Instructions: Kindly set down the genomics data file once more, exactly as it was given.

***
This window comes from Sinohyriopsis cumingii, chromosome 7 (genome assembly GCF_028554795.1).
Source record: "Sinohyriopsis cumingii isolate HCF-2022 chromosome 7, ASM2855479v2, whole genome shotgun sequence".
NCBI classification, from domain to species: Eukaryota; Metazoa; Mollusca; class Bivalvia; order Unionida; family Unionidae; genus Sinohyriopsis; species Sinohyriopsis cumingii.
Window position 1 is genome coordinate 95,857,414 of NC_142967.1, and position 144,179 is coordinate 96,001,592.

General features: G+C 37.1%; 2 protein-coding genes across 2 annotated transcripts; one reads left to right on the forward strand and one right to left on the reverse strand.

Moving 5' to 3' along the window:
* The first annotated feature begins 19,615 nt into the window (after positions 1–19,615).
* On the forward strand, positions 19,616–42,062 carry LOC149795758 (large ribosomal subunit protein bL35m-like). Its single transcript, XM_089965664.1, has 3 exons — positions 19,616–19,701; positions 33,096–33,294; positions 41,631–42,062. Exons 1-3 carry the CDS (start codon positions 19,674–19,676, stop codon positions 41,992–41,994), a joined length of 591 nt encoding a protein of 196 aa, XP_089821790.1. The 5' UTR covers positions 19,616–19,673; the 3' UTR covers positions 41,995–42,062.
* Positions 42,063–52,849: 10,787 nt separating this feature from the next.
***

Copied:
This window comes from Sinohyriopsis cumingii, chromosome 7 (genome assembly GCF_028554795.1).
Source record: "Sinohyriopsis cumingii isolate HCF-2022 chromosome 7, ASM2855479v2, whole genome shotgun sequence".
NCBI classification, from domain to species: Eukaryota; Metazoa; Mollusca; class Bivalvia; order Unionida; family Unionidae; genus Sinohyriopsis; species Sinohyriopsis cumingii.
Window position 1 is genome coordinate 95,857,414 of NC_142967.1, and position 144,179 is coordinate 96,001,592.

General features: G+C 37.1%; 2 protein-coding genes across 2 annotated transcripts; one reads left to right on the forward strand and one right to left on the reverse strand.

Moving 5' to 3' along the window:
* The first annotated feature begins 19,615 nt into the window (after positions 1–19,615).
* On the forward strand, positions 19,616–42,062 carry LOC149795758 (large ribosomal subunit protein bL35m-like). Its single transcript, XM_089965664.1, has 3 exons — positions 19,616–19,701; positions 33,096–33,294; positions 41,631–42,062. Exons 1-3 carry the CDS (start codon positions 19,674–19,676, stop codon positions 41,992–41,994), a joined length of 591 nt encoding a protein of 196 aa, XP_089821790.1. The 5' UTR covers positions 19,616–19,673; the 3' UTR covers positions 41,995–42,062.
* Positions 42,063–52,849: 10,787 nt separating this feature from the next.